The Mental Welfare Commission has updated its website with aims of making it more user friendly, and including a wider range of information.
Kate Fearnley, executive director (engagement & participation) at the Commission said:
‘People tell us they value the information on our site, and we wanted to enhance that and make it easier to use. The structure of the site was becoming outdated and in need of replacement, particularly around security.
‘We’ve made a number of improvements in the design which should make it easier to use. We also plan to increase the amount of information we publish on what people with lived experience, and relatives and carers, tell us about their views on care and treatment.’
The main changes in the new website are:
- New quick routes into the site for people whose interest is personal, and for people whose interest is professional. While the whole site remains accessible to everyone, analytics told us that these two audiences are more likely to be looking for specific information. For example, professionals regularly seek legal advice or forms, for example, and people with a personal interest often look for information on particular diagnoses, or about a patient’s rights.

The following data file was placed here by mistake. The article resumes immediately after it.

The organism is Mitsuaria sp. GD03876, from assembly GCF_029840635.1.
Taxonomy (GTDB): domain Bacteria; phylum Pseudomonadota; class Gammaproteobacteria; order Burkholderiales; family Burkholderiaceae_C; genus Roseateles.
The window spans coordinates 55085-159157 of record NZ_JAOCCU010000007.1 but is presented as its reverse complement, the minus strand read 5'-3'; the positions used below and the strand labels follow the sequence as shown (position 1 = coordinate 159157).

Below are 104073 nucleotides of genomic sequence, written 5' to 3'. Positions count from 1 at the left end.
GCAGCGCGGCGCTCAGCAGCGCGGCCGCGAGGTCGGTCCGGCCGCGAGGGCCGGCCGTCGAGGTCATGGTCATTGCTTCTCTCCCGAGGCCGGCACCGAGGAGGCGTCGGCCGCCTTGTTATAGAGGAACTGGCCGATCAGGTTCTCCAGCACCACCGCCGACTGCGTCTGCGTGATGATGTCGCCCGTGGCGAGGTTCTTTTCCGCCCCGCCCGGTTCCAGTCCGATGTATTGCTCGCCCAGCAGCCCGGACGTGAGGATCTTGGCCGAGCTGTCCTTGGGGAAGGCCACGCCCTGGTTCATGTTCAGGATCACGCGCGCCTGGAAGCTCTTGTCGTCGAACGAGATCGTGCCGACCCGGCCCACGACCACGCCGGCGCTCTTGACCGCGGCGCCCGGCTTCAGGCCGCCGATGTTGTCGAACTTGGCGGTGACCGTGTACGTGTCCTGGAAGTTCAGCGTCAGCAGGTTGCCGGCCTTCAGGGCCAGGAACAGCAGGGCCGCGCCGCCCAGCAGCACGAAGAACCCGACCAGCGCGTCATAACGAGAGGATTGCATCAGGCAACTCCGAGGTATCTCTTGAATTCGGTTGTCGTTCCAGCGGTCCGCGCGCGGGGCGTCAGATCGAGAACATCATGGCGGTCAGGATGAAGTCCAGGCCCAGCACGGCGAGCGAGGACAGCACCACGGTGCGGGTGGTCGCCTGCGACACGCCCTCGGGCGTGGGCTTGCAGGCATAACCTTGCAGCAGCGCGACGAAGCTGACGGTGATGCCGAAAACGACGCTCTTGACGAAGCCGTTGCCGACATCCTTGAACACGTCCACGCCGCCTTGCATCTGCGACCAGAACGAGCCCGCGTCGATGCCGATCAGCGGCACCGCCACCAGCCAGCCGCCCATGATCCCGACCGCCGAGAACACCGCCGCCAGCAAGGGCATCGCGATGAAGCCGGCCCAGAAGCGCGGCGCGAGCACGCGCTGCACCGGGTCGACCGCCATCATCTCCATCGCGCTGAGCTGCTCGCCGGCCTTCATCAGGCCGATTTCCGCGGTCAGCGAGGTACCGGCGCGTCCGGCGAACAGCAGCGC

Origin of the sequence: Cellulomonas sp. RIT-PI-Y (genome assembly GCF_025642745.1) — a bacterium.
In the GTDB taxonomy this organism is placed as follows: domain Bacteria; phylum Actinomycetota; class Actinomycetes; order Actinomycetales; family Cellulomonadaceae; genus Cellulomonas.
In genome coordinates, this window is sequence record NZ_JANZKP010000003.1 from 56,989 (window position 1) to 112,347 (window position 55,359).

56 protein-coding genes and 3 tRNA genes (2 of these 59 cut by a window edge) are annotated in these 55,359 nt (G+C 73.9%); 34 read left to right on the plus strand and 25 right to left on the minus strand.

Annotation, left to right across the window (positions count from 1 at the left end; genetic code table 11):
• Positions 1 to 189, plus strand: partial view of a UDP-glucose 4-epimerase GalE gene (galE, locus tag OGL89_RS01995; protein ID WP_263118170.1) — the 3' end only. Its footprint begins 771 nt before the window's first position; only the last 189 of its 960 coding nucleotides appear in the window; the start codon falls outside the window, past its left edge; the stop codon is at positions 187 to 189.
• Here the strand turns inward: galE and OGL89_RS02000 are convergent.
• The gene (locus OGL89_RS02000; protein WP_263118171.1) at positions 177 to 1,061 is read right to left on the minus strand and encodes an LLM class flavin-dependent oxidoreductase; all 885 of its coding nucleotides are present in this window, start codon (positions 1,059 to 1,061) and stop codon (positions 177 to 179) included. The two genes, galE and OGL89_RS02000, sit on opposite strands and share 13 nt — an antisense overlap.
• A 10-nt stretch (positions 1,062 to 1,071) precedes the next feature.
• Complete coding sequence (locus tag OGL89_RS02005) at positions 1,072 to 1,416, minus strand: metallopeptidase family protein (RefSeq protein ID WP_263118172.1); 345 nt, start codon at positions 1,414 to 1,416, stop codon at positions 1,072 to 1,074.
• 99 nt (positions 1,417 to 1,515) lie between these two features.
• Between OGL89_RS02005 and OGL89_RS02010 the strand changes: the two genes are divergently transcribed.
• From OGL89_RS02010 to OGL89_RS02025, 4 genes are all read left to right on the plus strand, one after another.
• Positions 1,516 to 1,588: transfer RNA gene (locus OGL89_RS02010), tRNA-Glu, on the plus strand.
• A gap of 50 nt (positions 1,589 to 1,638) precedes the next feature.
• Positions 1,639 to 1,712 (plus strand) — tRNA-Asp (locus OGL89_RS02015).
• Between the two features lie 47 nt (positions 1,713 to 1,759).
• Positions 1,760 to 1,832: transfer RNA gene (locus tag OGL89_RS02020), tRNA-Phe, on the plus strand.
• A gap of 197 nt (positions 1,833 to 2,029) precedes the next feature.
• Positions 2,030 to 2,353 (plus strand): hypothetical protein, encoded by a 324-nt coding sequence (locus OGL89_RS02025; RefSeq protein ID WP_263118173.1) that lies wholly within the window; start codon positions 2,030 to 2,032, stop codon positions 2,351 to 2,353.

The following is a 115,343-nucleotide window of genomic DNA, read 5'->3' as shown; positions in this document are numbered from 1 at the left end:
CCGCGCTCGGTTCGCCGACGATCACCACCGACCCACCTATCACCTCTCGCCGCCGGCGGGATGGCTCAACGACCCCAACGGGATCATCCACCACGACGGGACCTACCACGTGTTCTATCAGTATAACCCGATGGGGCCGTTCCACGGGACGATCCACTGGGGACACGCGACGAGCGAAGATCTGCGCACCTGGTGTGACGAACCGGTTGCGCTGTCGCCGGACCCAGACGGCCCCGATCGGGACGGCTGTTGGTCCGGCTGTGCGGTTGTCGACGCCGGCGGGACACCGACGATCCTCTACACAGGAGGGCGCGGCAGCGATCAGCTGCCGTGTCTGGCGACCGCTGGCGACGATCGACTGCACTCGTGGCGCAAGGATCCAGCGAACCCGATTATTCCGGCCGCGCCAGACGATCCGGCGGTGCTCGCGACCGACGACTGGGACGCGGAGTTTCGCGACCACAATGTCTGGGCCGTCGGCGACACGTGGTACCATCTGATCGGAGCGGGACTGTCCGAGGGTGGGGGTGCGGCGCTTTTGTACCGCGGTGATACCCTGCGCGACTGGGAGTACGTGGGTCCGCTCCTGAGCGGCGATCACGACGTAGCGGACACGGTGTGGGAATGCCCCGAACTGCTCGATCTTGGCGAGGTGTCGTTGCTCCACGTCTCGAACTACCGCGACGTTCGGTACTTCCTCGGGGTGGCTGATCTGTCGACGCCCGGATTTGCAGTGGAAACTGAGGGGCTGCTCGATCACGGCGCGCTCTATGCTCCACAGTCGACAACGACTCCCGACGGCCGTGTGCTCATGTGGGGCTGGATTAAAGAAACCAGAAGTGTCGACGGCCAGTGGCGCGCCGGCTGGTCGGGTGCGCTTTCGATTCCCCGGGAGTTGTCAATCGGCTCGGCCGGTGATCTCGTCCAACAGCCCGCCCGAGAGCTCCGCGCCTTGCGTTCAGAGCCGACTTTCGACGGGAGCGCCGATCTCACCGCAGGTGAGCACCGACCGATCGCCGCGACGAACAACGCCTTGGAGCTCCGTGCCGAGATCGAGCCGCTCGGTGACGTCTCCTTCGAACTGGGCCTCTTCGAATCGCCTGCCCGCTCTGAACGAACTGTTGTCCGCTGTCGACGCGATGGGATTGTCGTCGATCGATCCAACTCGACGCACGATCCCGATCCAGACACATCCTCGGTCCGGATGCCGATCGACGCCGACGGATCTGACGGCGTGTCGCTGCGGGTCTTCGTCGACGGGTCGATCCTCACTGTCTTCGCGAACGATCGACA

- A new section called What People Tell Us, where we will publish reports that gather the views and experiences of people from around Scotland who have spoken to our engagement and participation team about different aspects of care and treatment.
- An improved search function.
The new site also uses a slightly modernised branding for the Commission, which reflects our current work and means that documents can be published from the site more efficiently, for people wishing to have hard copies.